You may already be familiar with the countless flashy, ornamental Heucheras. Unlike those human-made cultivars that have minimal ecological benefit, our native small-flowered alumroot or Pacific alumroot is the understated yet charming cousin that provides nectar to hummingbirds and bees and is a larval food source for butterflies and moths. Its glossy basal leaves grow in mounds that are semi-evergreen. In late spring and early summer, reddish flower stalks extend a couple feet tall and boast prolific clusters of delicate, white, bell-shaped flowers.
- Plant type/canopy layer: semi-evergreen perennial herbaceous plant
- Size at maturity: foliage mounds about 12” tall, flower stalks up to 36” tall; 12” - 24” wide
- Light requirements: full sun, part sun/part shade, full shade
- Moisture requirements: moist soil
- Bloom time: April - July (May - July in the Portland Metro area)
- Growth rate/ease: slow growth rate, easy to grow
- Wildlife support: flowers attract and provide nectar for hummingbirds, adult butterflies, bees and other insect pollinators; overall plant is a caterpillar host and larval food source for native butterflies and moths
- Native habitat/range: locally common in coniferous or mixed forests, cool rocky cliff banks and crevices, and close to shaded streams from near sea level to high elevations in British Columbia, Washington, Oregon and California. Portland Plant List - yes.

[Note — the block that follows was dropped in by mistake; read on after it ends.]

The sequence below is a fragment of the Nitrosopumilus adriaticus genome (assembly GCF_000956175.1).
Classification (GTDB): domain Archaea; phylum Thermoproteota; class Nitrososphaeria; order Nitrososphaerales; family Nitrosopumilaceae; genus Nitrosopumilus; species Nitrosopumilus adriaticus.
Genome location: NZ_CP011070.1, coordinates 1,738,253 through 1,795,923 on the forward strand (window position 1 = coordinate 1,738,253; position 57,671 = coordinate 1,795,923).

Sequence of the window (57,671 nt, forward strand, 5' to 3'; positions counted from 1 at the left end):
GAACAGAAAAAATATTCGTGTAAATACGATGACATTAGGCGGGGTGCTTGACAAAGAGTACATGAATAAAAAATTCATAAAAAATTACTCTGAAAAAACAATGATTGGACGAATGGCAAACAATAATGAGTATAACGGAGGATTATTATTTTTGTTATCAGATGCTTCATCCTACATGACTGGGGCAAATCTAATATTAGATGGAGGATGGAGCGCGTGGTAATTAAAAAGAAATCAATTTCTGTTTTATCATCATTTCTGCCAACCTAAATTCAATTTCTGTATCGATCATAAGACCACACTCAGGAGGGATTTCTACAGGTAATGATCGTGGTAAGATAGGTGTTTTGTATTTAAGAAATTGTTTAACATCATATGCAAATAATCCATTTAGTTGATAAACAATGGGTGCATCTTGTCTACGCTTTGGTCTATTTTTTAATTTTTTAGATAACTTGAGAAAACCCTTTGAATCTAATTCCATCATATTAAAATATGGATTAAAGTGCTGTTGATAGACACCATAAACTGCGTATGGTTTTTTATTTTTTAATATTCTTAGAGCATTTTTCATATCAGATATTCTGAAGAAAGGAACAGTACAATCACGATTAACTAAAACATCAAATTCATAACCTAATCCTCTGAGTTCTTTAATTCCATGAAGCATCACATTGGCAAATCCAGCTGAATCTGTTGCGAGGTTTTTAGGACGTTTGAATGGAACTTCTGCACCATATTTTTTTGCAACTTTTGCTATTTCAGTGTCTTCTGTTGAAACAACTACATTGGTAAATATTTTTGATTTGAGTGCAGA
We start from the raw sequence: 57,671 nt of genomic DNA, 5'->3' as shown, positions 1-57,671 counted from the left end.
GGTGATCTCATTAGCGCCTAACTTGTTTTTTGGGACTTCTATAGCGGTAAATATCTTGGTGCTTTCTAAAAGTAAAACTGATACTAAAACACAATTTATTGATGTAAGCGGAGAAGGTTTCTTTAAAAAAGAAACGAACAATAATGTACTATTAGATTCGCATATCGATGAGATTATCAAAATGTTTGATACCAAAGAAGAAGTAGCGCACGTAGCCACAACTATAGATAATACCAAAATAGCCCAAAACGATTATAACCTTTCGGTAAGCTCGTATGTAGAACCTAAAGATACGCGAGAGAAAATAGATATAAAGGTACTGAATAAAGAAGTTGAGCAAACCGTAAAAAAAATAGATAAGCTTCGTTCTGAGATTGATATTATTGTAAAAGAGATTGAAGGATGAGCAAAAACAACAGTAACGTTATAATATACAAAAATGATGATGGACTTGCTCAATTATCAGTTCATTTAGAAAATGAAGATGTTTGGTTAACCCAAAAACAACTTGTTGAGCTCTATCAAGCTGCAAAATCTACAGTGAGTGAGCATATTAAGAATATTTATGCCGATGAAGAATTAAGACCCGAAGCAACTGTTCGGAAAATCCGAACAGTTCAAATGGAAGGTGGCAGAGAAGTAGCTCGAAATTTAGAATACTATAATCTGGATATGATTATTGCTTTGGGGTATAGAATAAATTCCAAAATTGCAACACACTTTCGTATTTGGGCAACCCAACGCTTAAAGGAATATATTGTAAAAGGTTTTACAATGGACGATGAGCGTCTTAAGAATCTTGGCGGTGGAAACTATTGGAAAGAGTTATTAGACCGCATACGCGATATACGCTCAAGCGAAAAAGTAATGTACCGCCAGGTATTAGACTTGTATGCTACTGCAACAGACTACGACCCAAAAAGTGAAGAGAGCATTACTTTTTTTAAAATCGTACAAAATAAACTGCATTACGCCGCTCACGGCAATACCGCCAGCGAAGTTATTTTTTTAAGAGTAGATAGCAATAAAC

- Special features & uses: semi-evergreen; wildlife and hummingbird favorite; landscape uses include meadowscapes, woodland gardens, pollinator gardens, rock gardens, groundcover and/or erosion control
Gardening with Small-flowered Alumroot: This attractive perennial prefers moist, well-drained soil that is high in organic matter, such as a mature woodland garden, streamside or mostly-shady raingarden. Although it can tolerate a range of sunlight, it is arguably happiest in a part sun/part shade location, where the soil will not become excessively hot or dried out. Its mounding form and exceptional floral display make it a great border plant, container plant or addition to shady rock walls where its roots can stay cool. The flowering stalks tend to flop over, so we advise planting it away from highest-traffic paths. If you want a groundcover effect, buy and plant several (i.e. 5 - 7) 12"-18" apart. It will spread by seed or rhizome, but only slowly, over many years.
Photo Credit 1 - 3: Nikkie West, Sparrowhawk Native Plants
Photo Credit 4: "Heuchera micrantha" by brewbooks is licensed under CC BY-SA 2.0